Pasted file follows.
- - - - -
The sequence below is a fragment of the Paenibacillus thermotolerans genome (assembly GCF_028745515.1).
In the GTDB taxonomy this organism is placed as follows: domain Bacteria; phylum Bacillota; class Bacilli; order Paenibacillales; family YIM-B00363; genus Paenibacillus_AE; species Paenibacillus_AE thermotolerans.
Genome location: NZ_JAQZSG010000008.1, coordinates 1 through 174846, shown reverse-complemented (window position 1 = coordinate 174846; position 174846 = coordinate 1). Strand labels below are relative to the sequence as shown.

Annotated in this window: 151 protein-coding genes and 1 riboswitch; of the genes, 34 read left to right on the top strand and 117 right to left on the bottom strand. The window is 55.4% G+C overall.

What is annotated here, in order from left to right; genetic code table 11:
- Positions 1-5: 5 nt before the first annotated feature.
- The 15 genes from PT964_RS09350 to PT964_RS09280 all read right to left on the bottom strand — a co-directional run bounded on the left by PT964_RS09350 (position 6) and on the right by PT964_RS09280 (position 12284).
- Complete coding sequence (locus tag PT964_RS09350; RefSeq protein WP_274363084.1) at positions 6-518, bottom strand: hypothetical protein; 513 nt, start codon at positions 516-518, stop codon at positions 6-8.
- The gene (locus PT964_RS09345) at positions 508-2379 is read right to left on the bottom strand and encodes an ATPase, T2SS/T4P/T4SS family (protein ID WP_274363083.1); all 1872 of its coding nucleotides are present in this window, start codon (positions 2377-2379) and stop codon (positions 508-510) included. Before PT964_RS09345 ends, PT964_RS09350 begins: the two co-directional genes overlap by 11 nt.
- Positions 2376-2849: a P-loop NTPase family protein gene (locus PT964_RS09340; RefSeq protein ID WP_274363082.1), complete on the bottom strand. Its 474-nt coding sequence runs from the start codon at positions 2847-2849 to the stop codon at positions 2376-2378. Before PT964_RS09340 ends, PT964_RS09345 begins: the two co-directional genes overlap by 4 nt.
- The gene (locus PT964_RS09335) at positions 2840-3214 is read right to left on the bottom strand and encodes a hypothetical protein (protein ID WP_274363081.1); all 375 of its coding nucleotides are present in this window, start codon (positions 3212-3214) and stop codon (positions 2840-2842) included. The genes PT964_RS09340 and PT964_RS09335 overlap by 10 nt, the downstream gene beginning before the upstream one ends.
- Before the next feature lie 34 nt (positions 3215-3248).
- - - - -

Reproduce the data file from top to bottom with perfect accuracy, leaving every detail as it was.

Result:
The sequence below is a fragment of the Paenibacillus thermotolerans genome (assembly GCF_028745515.1).
In the GTDB taxonomy this organism is placed as follows: domain Bacteria; phylum Bacillota; class Bacilli; order Paenibacillales; family YIM-B00363; genus Paenibacillus_AE; species Paenibacillus_AE thermotolerans.
Genome location: NZ_JAQZSG010000008.1, coordinates 1 through 174846, shown reverse-complemented (window position 1 = coordinate 174846; position 174846 = coordinate 1). Strand labels below are relative to the sequence as shown.

Annotated in this window: 151 protein-coding genes and 1 riboswitch; of the genes, 34 read left to right on the top strand and 117 right to left on the bottom strand. The window is 55.4% G+C overall.

What is annotated here, in order from left to right; genetic code table 11:
- Positions 1-5: 5 nt before the first annotated feature.
- The 15 genes from PT964_RS09350 to PT964_RS09280 all read right to left on the bottom strand — a co-directional run bounded on the left by PT964_RS09350 (position 6) and on the right by PT964_RS09280 (position 12284).
- Complete coding sequence (locus tag PT964_RS09350; RefSeq protein WP_274363084.1) at positions 6-518, bottom strand: hypothetical protein; 513 nt, start codon at positions 516-518, stop codon at positions 6-8.
- The gene (locus PT964_RS09345) at positions 508-2379 is read right to left on the bottom strand and encodes an ATPase, T2SS/T4P/T4SS family (protein ID WP_274363083.1); all 1872 of its coding nucleotides are present in this window, start codon (positions 2377-2379) and stop codon (positions 508-510) included. Before PT964_RS09345 ends, PT964_RS09350 begins: the two co-directional genes overlap by 11 nt.
- Positions 2376-2849: a P-loop NTPase family protein gene (locus PT964_RS09340; RefSeq protein ID WP_274363082.1), complete on the bottom strand. Its 474-nt coding sequence runs from the start codon at positions 2847-2849 to the stop codon at positions 2376-2378. Before PT964_RS09340 ends, PT964_RS09345 begins: the two co-directional genes overlap by 4 nt.
- The gene (locus PT964_RS09335) at positions 2840-3214 is read right to left on the bottom strand and encodes a hypothetical protein (protein ID WP_274363081.1); all 375 of its coding nucleotides are present in this window, start codon (positions 3212-3214) and stop codon (positions 2840-2842) included. The genes PT964_RS09340 and PT964_RS09335 overlap by 10 nt, the downstream gene beginning before the upstream one ends.
- Before the next feature lie 34 nt (positions 3215-3248).